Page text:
For the first #HITMC chat of 2019 I thought it would be interesting to discuss the skills Marketing, PR and Communication professionals need to be successful in today’s healthcare environment. Join the discussion Tuesday January 15th at noon ET (for your local time, click here).
Right after the New Year, I try to set aside time to do a personal skills audit. I do this because I am paranoid about becoming a Marketing dinosaur – stuck with archaic skills that won’t help me thrive in the current environment. A personal career goal of mine is to always learn new things, acquire new skills.
I use the word “audit” but it’s really not very sophisticated. What I do is sit down in front of my computer and create four lists of skills and knowledge. Here’s how it works.
On the first list, I put all the work-related skills and knowledge that I have used in the last two years (ex: live-tweeting, how to use PowerPoint). I limit myself to two years because if I haven’t used a particular skill in that long, it likely means I’m out-of-date. I then give myself a level for each – Novice, Intermediate or Expert.
To compile the second list, I think about all the projects that I’m likely to work on in the next 12-24 months. I then write down the top 2-3 skills and their corresponding level that I believe I will need to effectively deliver my portion of that project. For example, if I was going to be working on a website redesign, then I might list the following:
- Latest trends in mobile site usability – Novice
- Latest SEO tactics – Intermediate
- GDPR requirements – Expert
Or if I was going to be leading a new customer-retention initiative at a big company I might list:
- Understanding of current customer service processes – Intermediate
- Customer profitability by segment – Expert
- Run effective meetings – Expert
For the third list, I think about my long-term career goals. I then list the skills and levels that I believe I need in the next 12-24 months in order to make meaningful progress towards those goals. This is the hardest list to make because I find myself reflecting on my goals, but it’s definitely time well spent.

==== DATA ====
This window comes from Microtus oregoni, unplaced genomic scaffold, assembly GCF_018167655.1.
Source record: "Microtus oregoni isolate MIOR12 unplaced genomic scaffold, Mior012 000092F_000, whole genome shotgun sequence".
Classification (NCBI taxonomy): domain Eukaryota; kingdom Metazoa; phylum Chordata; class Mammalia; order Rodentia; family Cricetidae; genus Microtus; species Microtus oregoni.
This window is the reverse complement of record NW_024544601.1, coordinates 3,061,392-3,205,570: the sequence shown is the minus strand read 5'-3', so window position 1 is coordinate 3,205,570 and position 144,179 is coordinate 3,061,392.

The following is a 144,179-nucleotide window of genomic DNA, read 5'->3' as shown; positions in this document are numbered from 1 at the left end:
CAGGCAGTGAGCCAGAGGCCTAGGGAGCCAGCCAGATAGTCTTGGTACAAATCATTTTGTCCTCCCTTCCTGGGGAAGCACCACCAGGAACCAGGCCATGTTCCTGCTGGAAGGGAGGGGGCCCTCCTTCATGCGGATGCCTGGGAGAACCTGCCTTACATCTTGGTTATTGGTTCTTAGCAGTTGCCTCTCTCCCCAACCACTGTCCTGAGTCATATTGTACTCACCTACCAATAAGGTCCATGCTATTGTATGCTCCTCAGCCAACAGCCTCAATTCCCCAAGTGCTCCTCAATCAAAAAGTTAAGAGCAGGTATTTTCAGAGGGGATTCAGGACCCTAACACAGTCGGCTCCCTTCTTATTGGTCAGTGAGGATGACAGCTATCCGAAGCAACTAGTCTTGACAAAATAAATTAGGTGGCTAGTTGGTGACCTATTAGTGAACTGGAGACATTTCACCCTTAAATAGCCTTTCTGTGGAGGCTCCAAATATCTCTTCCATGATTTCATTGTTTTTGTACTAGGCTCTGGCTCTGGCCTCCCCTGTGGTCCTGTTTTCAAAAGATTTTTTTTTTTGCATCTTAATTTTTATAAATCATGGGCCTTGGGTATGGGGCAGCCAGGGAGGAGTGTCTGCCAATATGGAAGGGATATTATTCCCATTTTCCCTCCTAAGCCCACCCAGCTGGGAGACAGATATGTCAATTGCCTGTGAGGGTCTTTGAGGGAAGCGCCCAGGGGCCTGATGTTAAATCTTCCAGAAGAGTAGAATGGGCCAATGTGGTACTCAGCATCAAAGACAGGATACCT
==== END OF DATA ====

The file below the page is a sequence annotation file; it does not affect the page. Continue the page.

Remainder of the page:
Once I have all three lists, I compare them. First, I eliminate any item on List 2 and 3 that is in List 1. This is the “feel good” exercise because it means I already have the skills I need to achieve something in the coming year. Then I look for common skills on lists 2 and 3. These are the skills that I move to the top of my priority list because they will not only help me with current projects but will also help me achieve my long-term goals. Whatever is left on List 2, I give a secondary priority and what’s left on List 3 gets lumped into the last bucket of priorities.
Now that I have my prioritized list of skills, I set about trying to plan to acquire them.
Armed with my list I look at my calendar and I try to section off a little time each week to work on my skills gaps. Usually I schedule an hour every Wednesday morning. That hour is just for me. I use that time to read, watch YouTube videos, listen to podcasts, etc. I’m not always able to take advantage of that hour, but during the quiet times between conferences I’m usually pretty good. Having that hour in the middle of the week also helps me stay motivated on Hump Day (Wednesday).
Lastly I look at the conference calendar and I try to see if there are any events that I’m already attending where there might be a session or speaker that is teaching the skills that are on my priority lists. If there are, I make sure to add those to my calendar. These become my must-attend sessions. I also look for conferences that are specific to the topic I’m interested in and if they are nearby (and affordable) I try to attend.
I look for conferences because I prefer in-person learning vs online self-guided learning. I just find I learn faster and I retain more when I’m in a room with other people. I have a compulsion to want to immediately talk to someone about what I’ve just heard…and to get the other person’s perspective so that I can reinforce my own learning. I also love reading so book-learning is my alternate. I haven’t quite got the hang of online learning.
I’d love to know what learning method others in the HITMC community have found effective to learn new skills. Do you have experience with online self-guided training? Or are you like me and prefer in-person learning?
I’m also curious to know what skills the HITMC community feels will be needed in 2019. Are there particular aspects of Marketing, PR and Communications that you believe will be important this year? Or are there skills that we should learn that will help set us up for success in 2020?
Join me on Tuesday January 15th as we discuss the following topics on the monthly #HITMC tweetchat:
- T1 What skills should healthcare Marketing, PR & Communications professionals have in 2019?
- T2 Are there things healthcare Marketing, PR & Communications professionals need to “unlearn” in 2019?
- T3 What is the most overlooked leadership or social social skill that is needed to be effective in healthcare?
- T4 Is there a learning mechanism that works best for you? Videos? Online training? Master classes? Classroom?
- T5 Name the books or conferences that you would strongly recommend for learning new skills.
- Bonus What is your hidden skill? (doesn’t have to be work related)